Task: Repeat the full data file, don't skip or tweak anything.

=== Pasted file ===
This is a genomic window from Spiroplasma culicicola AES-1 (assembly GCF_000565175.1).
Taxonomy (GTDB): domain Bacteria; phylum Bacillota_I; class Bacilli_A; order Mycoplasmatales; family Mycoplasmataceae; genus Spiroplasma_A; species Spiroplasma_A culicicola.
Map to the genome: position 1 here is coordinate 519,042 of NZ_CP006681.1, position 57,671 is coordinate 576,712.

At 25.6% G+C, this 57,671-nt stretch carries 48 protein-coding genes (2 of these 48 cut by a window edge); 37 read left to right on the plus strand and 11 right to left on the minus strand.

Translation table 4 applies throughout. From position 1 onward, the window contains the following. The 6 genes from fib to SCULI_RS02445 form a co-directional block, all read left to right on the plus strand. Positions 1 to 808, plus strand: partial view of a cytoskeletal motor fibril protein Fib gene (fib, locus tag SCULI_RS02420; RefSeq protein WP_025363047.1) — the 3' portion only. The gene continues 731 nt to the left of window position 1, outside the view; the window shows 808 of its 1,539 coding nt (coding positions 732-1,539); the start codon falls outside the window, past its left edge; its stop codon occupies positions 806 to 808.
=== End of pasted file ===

This is a genomic window from Spiroplasma culicicola AES-1 (assembly GCF_000565175.1).
Taxonomy (GTDB): domain Bacteria; phylum Bacillota_I; class Bacilli_A; order Mycoplasmatales; family Mycoplasmataceae; genus Spiroplasma_A; species Spiroplasma_A culicicola.
Map to the genome: position 1 here is coordinate 519,042 of NZ_CP006681.1, position 57,671 is coordinate 576,712.

At 25.6% G+C, this 57,671-nt stretch carries 48 protein-coding genes (2 of these 48 cut by a window edge); 37 read left to right on the plus strand and 11 right to left on the minus strand.

Translation table 4 applies throughout. From position 1 onward, the window contains the following. The 6 genes from fib to SCULI_RS02445 form a co-directional block, all read left to right on the plus strand. Positions 1 to 808, plus strand: partial view of a cytoskeletal motor fibril protein Fib gene (fib, locus tag SCULI_RS02420; RefSeq protein WP_025363047.1) — the 3' portion only. The gene continues 731 nt to the left of window position 1, outside the view; the window shows 808 of its 1,539 coding nt (coding positions 732-1,539); the start codon falls outside the window, past its left edge; its stop codon occupies positions 806 to 808.